Tuesday, January 14, 2014

Avalanche Shoveling Technique

One of the most overlooked techniques in avalanche rescue is how one shovels. This is the most time consuming part of any avalanche rescue.

The following video was put together by Backcountry Access, a company that develops avalanche beacons, shovels, probes and backpacks.

Following is a review of the key points from the video:

Technique for Rescue with One Person
  1. Start downhill of the probe strike.
  2. Make the hole approximately a wingspan wide.
  3. Begin shoveling 1.5 times the burial depth downhill.
  4. Save energy by shoveling snow to the sides of the pit.
  5. Once you have dug down to a point where the snow surface is above your waste, begin to shovel the snow downhill.
  6. Attempt to get at the victim's face as soon as possible.
  7. When you get to the victim, uncover the head and chest and establish an airway.
  8. Only leave the scene for help if there is a surplus of manpower or the victim has been excavated.
Technique for Rescue with Two People
  1. In a shallow burial (less than 1 meter) start shoveling just downhill of the probe.
  2. In deeper burials one rescuer should start just downhill of the probe. The second rescuer should start to dig downhill 1.5 times the burial depth.
  3. Rescuers should shovel snow to the sides until the hole is waist deep. Once it becomes necessary to lift snow above your waist, then start shoveling the snow downhill.
  4. If the victim is unconscious when you reach him, the first thing that you should do is to clear the airway and begin CPR.
This element of an avalanche rescue is often overlooked. But it is an extremely important part of rescue process and should be practiced alongside the use of a beacon and a probe.

--Jason D. Martin


Geoff said...


This is great advice. My climbing buddy and I have recently been debating about what sorts of avalanche safety gear to bring when we go climbing. For instance, we've climbed on a number of routes where we're the only ones around, so we've argued about whether transceivers are necessary since we'd likely both be caught or could find the buried partner by following the rope that connected us. Shovels and probes in this situation also seen to be important only if we both carry them. Could you weigh in on this and discuss your normal "kit" in terms of avalanche preparedness when climbing glacier routes.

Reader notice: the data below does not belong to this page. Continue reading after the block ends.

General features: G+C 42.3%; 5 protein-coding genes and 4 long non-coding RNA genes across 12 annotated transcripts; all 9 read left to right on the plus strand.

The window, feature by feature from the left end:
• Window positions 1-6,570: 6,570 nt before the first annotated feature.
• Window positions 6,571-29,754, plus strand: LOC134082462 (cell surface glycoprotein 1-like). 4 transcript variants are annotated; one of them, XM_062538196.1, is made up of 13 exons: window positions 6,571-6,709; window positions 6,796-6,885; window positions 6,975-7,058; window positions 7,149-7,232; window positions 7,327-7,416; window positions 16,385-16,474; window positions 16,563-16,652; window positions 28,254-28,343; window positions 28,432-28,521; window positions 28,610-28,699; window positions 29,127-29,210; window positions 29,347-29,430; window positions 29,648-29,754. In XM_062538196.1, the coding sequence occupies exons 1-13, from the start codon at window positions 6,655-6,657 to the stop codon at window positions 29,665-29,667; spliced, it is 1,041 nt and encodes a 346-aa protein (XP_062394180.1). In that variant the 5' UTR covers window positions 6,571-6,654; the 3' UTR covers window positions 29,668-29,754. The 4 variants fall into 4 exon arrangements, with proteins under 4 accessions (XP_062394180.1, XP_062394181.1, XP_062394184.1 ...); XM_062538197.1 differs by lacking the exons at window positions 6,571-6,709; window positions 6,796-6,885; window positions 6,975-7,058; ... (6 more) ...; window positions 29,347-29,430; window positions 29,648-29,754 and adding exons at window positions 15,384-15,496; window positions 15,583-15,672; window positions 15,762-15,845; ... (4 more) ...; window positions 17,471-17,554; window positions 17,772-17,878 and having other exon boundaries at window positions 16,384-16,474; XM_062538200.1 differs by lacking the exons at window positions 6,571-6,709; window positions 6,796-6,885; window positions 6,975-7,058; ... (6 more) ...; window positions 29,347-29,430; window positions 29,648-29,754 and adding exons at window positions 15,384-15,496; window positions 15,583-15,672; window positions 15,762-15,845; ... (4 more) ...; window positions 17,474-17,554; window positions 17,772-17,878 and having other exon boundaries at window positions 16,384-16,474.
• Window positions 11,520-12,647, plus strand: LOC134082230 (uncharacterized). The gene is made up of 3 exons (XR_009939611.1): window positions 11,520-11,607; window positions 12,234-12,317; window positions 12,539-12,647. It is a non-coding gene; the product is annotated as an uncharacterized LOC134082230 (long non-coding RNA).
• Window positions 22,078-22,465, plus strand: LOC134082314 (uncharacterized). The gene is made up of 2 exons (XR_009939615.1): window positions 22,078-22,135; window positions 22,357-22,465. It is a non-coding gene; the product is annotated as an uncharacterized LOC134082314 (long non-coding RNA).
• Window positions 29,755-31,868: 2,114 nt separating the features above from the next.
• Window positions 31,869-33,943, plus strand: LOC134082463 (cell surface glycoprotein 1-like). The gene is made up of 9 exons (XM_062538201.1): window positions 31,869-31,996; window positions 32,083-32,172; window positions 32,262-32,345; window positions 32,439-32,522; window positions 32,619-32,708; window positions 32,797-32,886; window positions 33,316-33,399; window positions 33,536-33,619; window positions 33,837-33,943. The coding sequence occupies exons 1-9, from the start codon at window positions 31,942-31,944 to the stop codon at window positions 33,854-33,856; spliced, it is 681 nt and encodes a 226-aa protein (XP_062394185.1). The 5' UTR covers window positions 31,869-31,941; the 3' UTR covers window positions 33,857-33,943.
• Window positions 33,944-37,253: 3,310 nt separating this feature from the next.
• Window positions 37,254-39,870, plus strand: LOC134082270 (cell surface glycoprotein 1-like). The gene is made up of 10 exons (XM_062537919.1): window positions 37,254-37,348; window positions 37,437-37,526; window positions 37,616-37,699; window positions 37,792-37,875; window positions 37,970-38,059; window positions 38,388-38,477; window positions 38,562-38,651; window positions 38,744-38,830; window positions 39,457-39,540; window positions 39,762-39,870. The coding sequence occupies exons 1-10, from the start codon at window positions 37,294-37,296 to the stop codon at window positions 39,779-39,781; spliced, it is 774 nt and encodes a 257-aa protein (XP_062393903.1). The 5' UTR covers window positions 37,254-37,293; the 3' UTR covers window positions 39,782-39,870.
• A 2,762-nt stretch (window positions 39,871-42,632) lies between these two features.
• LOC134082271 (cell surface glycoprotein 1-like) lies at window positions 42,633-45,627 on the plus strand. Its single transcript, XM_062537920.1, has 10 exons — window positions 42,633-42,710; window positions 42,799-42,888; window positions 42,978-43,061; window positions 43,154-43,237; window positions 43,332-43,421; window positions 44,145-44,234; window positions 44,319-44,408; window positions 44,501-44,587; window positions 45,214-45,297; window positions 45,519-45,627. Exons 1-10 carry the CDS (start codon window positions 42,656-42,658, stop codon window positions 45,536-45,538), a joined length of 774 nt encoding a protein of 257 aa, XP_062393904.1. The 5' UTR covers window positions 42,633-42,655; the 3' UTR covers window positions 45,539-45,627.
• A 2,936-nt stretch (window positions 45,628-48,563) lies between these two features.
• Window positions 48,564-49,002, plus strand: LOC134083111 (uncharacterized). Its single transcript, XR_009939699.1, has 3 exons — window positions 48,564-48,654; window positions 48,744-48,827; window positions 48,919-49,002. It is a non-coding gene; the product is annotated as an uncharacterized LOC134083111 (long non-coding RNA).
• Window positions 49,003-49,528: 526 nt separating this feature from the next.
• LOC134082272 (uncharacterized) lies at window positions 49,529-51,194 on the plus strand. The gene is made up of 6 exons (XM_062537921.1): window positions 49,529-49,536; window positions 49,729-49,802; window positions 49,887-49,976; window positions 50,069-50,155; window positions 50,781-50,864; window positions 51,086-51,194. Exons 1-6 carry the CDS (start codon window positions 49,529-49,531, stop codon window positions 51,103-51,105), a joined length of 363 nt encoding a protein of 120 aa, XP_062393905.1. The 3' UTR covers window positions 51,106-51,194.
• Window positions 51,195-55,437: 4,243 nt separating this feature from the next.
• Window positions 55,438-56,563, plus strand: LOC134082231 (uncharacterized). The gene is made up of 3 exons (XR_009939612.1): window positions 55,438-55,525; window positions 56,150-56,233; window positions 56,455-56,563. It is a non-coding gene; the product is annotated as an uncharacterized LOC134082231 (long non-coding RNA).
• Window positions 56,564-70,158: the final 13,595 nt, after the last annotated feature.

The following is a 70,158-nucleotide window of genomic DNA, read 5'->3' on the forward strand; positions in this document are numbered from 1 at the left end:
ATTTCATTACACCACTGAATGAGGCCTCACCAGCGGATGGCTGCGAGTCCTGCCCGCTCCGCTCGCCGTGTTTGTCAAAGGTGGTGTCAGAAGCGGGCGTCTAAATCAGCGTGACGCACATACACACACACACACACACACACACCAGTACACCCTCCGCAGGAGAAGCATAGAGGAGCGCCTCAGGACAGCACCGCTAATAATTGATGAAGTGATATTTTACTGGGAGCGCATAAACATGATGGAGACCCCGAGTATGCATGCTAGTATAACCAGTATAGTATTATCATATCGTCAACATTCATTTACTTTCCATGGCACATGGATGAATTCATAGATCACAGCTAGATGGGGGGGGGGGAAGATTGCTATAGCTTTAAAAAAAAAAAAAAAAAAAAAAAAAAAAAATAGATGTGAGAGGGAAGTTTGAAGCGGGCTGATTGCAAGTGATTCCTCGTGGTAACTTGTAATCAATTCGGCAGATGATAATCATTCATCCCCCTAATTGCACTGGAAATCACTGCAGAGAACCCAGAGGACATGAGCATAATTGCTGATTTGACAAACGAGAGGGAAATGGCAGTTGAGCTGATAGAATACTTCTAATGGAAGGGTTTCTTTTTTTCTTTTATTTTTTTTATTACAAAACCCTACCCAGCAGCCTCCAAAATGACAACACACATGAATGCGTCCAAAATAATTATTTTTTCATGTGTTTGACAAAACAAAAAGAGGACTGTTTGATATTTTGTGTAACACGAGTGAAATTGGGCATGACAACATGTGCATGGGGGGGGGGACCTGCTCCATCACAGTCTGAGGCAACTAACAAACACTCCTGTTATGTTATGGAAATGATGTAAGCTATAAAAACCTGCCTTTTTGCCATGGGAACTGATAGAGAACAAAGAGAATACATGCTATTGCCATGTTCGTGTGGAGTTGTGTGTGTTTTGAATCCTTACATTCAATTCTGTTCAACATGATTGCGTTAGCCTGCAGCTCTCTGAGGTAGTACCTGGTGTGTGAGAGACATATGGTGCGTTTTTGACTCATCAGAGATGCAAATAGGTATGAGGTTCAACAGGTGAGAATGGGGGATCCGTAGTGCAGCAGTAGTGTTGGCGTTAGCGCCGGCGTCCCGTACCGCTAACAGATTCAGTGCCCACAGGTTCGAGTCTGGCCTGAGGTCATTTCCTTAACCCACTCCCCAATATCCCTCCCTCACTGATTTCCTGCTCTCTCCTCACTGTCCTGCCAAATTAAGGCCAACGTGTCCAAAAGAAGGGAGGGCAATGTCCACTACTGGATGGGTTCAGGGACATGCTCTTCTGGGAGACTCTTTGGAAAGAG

Jason Martin said...


The situation for climbing glaciated routes is dependent on the time of year, the approach and the mountain.

In most spring or summer climbing situations, on peaks like Mt. Rainier or Mt. Baker, your idea about "following the rope" after an avalanche makes a lot of sense.

We generally have multiple shovels on a team until mid-June when the avalanche danger in the PNW becomes extremely stable.

In winter climbing scenarios, teams often make approaches through avalanche terrain before they are roped up. As such, this should be treated just like skiing. Everybody should have a beacon, a shovel and a probe.

Additionally, if a team is hit by a large avalanche, even while on a rope team, the rope may not be easy to follow as it may be deeply embedded in hard snow. As such, you may spend precious minutes trying to free the rope before you get to the victim.

The take away here is that in a mountaineering situation you have to decide for yourself what level of security you want for avalanches...

Jason D. Martin